eric.ed.gov har udgivet:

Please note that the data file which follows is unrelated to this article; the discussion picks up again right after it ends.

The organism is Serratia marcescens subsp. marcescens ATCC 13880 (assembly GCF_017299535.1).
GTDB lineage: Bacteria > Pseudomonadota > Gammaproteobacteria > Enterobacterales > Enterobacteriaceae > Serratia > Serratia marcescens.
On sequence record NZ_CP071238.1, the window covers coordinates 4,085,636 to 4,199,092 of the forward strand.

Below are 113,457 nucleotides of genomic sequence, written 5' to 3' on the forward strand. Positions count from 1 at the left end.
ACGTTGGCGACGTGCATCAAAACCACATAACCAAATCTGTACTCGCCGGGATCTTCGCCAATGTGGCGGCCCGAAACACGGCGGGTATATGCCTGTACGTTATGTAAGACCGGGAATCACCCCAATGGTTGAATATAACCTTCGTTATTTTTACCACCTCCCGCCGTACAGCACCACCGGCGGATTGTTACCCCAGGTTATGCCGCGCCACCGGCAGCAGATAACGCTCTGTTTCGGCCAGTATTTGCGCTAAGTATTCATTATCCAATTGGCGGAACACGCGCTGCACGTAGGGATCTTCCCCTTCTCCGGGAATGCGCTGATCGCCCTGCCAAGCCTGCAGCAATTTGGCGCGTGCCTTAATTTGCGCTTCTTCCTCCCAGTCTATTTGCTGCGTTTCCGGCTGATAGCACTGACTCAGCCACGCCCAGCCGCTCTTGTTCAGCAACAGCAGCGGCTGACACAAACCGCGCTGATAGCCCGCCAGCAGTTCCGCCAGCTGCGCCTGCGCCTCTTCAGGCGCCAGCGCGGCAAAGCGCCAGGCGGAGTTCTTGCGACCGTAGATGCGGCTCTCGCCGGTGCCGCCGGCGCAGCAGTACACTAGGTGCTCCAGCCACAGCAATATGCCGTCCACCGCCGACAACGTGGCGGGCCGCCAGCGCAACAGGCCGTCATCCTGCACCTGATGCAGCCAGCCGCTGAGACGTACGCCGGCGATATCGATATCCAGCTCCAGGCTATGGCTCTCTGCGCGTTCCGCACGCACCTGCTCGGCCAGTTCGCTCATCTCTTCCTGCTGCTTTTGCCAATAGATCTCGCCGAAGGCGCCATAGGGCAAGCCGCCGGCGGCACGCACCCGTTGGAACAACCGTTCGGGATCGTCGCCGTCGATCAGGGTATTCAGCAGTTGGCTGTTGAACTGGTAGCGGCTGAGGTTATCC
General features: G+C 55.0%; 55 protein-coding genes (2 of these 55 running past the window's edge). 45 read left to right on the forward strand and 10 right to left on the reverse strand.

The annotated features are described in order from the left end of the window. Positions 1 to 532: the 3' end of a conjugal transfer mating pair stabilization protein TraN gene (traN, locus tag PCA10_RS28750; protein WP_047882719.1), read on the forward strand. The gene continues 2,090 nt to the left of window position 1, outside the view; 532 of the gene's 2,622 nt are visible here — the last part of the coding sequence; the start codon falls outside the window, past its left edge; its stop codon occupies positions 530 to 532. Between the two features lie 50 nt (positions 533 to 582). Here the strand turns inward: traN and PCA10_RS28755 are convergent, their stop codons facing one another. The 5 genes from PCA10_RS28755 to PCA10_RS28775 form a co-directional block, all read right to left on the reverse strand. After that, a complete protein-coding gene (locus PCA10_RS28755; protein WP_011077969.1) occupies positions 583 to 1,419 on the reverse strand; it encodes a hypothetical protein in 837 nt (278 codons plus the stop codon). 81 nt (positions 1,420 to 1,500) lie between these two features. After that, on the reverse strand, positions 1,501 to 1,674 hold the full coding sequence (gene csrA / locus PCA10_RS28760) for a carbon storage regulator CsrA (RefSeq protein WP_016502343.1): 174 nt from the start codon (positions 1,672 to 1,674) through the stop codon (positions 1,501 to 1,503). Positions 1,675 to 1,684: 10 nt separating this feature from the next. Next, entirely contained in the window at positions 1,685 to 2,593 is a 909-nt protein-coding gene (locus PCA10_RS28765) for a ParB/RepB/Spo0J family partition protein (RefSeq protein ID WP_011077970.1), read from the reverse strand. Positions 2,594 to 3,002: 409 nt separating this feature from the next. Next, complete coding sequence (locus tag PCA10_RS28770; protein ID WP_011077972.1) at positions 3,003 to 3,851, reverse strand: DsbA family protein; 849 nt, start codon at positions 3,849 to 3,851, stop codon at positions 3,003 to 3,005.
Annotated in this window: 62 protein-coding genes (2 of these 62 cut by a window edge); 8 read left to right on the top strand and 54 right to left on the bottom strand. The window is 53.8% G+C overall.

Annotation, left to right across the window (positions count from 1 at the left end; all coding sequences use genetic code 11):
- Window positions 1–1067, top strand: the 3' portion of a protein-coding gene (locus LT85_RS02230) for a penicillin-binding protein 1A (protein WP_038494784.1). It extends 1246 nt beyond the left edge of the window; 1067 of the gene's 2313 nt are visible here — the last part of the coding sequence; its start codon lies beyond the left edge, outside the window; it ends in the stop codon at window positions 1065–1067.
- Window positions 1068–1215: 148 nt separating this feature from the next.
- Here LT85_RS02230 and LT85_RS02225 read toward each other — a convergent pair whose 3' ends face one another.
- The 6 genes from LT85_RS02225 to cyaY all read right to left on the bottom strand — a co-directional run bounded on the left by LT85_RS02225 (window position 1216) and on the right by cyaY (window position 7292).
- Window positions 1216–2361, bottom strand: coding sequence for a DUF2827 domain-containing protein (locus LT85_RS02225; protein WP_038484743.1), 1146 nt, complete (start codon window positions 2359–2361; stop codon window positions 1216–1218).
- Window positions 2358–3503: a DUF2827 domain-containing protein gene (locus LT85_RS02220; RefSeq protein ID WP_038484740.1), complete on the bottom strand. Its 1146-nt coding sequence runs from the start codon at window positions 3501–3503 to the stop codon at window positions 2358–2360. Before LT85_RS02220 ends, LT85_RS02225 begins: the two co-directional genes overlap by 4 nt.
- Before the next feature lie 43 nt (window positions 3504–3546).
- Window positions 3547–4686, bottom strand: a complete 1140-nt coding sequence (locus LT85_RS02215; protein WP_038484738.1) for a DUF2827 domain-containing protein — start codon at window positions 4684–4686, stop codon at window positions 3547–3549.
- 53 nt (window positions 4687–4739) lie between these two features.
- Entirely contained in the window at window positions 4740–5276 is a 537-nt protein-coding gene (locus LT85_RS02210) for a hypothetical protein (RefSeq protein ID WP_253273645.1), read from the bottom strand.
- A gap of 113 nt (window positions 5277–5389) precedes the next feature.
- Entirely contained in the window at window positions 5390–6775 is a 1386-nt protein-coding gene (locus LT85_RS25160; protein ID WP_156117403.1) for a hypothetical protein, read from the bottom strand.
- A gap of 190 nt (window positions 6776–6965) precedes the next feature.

Although mathematics standards have changed dramatically in recent years, teaching mathematics is as complex as it has always been. Some would argue that mathematics teaching has become even more complex, with the implementation of the Common Core State Standards for Mathematics (CCSS-M) (NGA Center & CCSSO, 2010), as teachers are being asked to make significant shifts in their instruction. The Math in Common (MiC) initiative was launched to support CCSS-M implementation in grades K-8 in 10 California school districts. As part of its evaluation of MiC, WestEd conducted classroom observations in participating MiC districts to document K-8 teachers’ instructional shifts related to the CCSS-M. The research staff visited elementary and middle school classrooms in nine MiC school districts, during the 2015-16, 2016-17, and 2017-18 academic years, to observe and analyze mathematics lessons, using an observation protocol adapted for this project. Participants from MiC teams often joined the authors during the observations and debriefed afterwards. This report describes additional analyses of observation data on eight dimensions of classroom mathematics instruction. These analyses are drawn from the complete set of classroom observation data: 201 lesson observations, representing more than 130 hours of observation over three years. The authors begin the report by describing their classroom observation protocol and the dimensions of classroom instruction that was observed using this protocol. The authors then present findings on the instructional variability that they saw across classrooms and districts. Next, drawing on classroom transcripts and observation data, they discuss what highly rated classrooms looked like across the various dimensions that they observed, and how administrators and others can support this sort of CCSS-M–aligned instruction. The report concludes with several recommendations for conducting effective classroom observations. The primary goal with this report is to share with teachers and administrators what the authors have learned about how particular elements of CCSS-M–aligned instruction look and feel when implemented effectively in the classroom. They also wish to stimulate discussion in the field about what kinds of information can best help educators understand standards implementation, and to share emerging insights from our experience trying to measure shifts in mathematics instruction.